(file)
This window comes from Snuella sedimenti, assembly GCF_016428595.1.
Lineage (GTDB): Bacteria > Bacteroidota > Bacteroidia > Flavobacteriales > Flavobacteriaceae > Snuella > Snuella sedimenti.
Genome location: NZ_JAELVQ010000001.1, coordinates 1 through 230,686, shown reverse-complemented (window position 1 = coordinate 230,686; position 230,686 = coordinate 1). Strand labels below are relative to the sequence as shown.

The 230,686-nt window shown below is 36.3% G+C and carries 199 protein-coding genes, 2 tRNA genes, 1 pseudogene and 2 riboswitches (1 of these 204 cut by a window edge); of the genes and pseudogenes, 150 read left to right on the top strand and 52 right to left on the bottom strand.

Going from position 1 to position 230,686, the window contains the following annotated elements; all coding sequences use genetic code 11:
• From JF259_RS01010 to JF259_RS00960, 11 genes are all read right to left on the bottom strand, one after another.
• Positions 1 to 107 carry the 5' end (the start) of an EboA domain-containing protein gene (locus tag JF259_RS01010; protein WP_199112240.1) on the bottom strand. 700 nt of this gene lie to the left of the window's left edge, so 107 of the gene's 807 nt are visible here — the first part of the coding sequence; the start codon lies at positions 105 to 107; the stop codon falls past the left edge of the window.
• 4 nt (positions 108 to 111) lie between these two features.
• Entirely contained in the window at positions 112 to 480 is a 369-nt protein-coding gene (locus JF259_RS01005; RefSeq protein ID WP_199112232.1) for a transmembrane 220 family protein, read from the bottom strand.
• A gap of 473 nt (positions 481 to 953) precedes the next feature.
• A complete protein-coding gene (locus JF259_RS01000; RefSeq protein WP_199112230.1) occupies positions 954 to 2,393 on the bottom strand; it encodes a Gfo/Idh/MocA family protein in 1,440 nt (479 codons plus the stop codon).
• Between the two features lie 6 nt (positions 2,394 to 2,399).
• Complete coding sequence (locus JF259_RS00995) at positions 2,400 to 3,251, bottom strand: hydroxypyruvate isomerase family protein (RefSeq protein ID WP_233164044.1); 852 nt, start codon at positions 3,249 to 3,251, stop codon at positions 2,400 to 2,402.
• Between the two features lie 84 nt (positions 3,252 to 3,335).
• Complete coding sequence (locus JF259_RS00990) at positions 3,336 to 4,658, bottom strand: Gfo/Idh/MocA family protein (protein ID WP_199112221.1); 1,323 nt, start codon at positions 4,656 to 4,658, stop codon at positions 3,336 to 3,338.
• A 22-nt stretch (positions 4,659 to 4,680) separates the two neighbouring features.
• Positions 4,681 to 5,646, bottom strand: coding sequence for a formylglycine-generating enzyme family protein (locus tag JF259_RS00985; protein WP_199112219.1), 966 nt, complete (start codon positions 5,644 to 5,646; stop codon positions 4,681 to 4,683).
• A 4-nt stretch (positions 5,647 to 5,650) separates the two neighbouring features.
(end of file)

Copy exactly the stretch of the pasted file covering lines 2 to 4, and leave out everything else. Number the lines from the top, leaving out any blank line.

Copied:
Lineage (GTDB): Bacteria > Bacteroidota > Bacteroidia > Flavobacteriales > Flavobacteriaceae > Snuella > Snuella sedimenti.
Genome location: NZ_JAELVQ010000001.1, coordinates 1 through 230,686, shown reverse-complemented (window position 1 = coordinate 230,686; position 230,686 = coordinate 1). Strand labels below are relative to the sequence as shown.

The 230,686-nt window shown below is 36.3% G+C and carries 199 protein-coding genes, 2 tRNA genes, 1 pseudogene and 2 riboswitches (1 of these 204 cut by a window edge); of the genes and pseudogenes, 150 read left to right on the top strand and 52 right to left on the bottom strand.